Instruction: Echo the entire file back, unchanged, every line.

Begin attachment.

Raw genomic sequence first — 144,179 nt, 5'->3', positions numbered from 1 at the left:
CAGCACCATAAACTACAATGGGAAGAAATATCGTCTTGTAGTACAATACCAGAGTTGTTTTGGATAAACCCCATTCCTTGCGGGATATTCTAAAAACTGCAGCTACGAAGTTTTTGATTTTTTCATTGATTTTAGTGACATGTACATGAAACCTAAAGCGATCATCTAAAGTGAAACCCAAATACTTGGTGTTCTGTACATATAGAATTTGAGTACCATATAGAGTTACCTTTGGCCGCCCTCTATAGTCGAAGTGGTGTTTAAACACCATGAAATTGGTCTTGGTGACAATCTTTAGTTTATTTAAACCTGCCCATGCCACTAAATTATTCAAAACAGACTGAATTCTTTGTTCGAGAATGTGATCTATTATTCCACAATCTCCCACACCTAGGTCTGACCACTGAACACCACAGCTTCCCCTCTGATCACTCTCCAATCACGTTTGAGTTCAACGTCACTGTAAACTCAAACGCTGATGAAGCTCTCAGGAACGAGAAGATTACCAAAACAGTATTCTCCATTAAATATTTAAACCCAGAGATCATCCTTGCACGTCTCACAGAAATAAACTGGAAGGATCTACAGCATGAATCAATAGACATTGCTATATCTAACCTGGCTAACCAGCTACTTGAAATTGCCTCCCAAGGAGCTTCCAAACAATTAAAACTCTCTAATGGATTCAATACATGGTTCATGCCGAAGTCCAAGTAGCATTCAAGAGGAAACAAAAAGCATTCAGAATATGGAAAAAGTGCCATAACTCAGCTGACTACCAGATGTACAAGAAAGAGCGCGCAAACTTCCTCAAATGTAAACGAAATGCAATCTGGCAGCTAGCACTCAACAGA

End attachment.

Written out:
Raw genomic sequence first — 144,179 nt, 5'->3', positions numbered from 1 at the left:
CAGCACCATAAACTACAATGGGAAGAAATATCGTCTTGTAGTACAATACCAGAGTTGTTTTGGATAAACCCCATTCCTTGCGGGATATTCTAAAAACTGCAGCTACGAAGTTTTTGATTTTTTCATTGATTTTAGTGACATGTACATGAAACCTAAAGCGATCATCTAAAGTGAAACCCAAATACTTGGTGTTCTGTACATATAGAATTTGAGTACCATATAGAGTTACCTTTGGCCGCCCTCTATAGTCGAAGTGGTGTTTAAACACCATGAAATTGGTCTTGGTGACAATCTTTAGTTTATTTAAACCTGCCCATGCCACTAAATTATTCAAAACAGACTGAATTCTTTGTTCGAGAATGTGATCTATTATTCCACAATCTCCCACACCTAGGTCTGACCACTGAACACCACAGCTTCCCCTCTGATCACTCTCCAATCACGTTTGAGTTCAACGTCACTGTAAACTCAAACGCTGATGAAGCTCTCAGGAACGAGAAGATTACCAAAACAGTATTCTCCATTAAATATTTAAACCCAGAGATCATCCTTGCACGTCTCACAGAAATAAACTGGAAGGATCTACAGCATGAATCAATAGACATTGCTATATCTAACCTGGCTAACCAGCTACTTGAAATTGCCTCCCAAGGAGCTTCCAAACAATTAAAACTCTCTAATGGATTCAATACATGGTTCATGCCGAAGTCCAAGTAGCATTCAAGAGGAAACAAAAAGCATTCAGAATATGGAAAAAGTGCCATAACTCAGCTGACTACCAGATGTACAAGAAAGAGCGCGCAAACTTCCTCAAATGTAAACGAAATGCAATCTGGCAGCTAGCACTCAACAGA